Near Campo Santo was the town's proper cemetery, a multi-level circular building consisting of coffin-shaped "apartments" in a style similar to ones I've seen elsewhere on the continent. Topping off the structure was a giant white figure of Christ in an open-handed gesture of appeasement, one of the few items to survive the landslide.
Yungay didn't seem too used to seeing foreigners, with us hearing "Gringos" mentioned a couple of times as we walked around, however we did find a friendly
Mount Huascaran (possibly)
As seen from the trail to Laguna 69
but tickle-starved cat in the restaurant we chose for dinner.
Our main reason for being in Yungay was as a base from which to visit Laguna 69. Our day started early with a colectivo ride to the settlement of Cebollapampa. We were dropped off at a bend in the road, with the driver indicating we should proceed down a short incline where we would supposedly find the place. We duly followed his instructions, finding a small collection of huts outnumbered by trekkers' tents. I remembered the look the lady at Tourist Information in Huaraz had given me when I'd asked if there was any accommodation at Cebollapampa, and could now understand why. We could only guess the name of the settlement came from the strange trees in the vicinity that had peeling bark a la an onion.
It was another cold and dull day, much like when we'd begun our hike to Laguna Churup, and we started off briskly just to keep warm. The first 45 minutes were along the valley floor but, even so, I felt as flat as the terrain, as though Churup was still exacting a debt from me, though no doubt part of this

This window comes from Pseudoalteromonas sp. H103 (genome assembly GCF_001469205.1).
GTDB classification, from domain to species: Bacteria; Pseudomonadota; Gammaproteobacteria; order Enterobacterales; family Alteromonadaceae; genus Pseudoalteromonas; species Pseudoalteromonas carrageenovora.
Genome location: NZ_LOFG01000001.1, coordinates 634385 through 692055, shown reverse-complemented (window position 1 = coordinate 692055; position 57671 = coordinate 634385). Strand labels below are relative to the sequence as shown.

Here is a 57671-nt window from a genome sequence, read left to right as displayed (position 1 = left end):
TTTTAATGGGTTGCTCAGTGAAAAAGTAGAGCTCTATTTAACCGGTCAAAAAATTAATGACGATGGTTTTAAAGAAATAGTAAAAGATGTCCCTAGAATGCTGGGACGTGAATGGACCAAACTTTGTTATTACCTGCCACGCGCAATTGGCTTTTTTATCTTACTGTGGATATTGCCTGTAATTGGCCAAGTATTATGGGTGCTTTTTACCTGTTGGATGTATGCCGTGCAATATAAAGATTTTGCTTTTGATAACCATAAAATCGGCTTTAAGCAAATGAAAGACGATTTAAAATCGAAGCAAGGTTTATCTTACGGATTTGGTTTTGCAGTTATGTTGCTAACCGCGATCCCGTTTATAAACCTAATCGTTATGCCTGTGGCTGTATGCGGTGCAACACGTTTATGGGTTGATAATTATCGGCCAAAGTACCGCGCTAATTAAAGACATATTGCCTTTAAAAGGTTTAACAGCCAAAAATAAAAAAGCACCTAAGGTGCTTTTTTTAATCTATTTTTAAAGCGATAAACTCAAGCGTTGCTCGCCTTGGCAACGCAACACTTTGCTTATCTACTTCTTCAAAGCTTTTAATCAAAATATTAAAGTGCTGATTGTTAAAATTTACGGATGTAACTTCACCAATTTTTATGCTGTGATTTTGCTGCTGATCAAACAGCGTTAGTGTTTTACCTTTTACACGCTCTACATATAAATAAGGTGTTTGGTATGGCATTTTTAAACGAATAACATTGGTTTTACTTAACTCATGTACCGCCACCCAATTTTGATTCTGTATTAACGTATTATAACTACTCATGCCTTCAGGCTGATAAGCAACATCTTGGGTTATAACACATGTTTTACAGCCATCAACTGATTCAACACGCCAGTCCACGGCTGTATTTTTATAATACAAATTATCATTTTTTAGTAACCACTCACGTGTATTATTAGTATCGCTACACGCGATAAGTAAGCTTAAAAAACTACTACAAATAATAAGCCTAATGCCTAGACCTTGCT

was due to the elevation peaking at 4,600m. The steepest part of the ensuing climb was promisingly up to a rim near where a waterfall was flowing, and I stupidly thought we were nearing the lake, even though this would have represented a Sherpa-like pace. Sure enough this was just a small plateau, and we still had an hour or so to go, the last part of which would be up the steepest slope of the day.
At this point we became aware of a figure below us on the trail, plodding stoically onward in a fashion indicating it would overtake us soon. And with the wind in the right (wrong?) direction, we could hear snatches of Nirvana drifting over the countryside. I found this somewhat exasperating - the only person we'd seen that day in an otherwise empty wilderness and they preferred the sounds of grunge on a portable stereo to those offered by a fine mountain landscape. The guy passed us shortly, turning off his stereo and explaining away his speed by the fact that he'd recently completed the 8 day Huayhuash circuit. He pootled on ahead, leaving us to the sounds of our laboured breathing, the
air currents coming down from the cordillera, and the flatulence that's recently plagued me courtesy of a vegetarian diet my guts are still suspicious of.
Laguna 69 was another excellent alpine lake, coloured much like Churup but with broken rock on its shores, leading to inevitable memories of Jiuzhaigou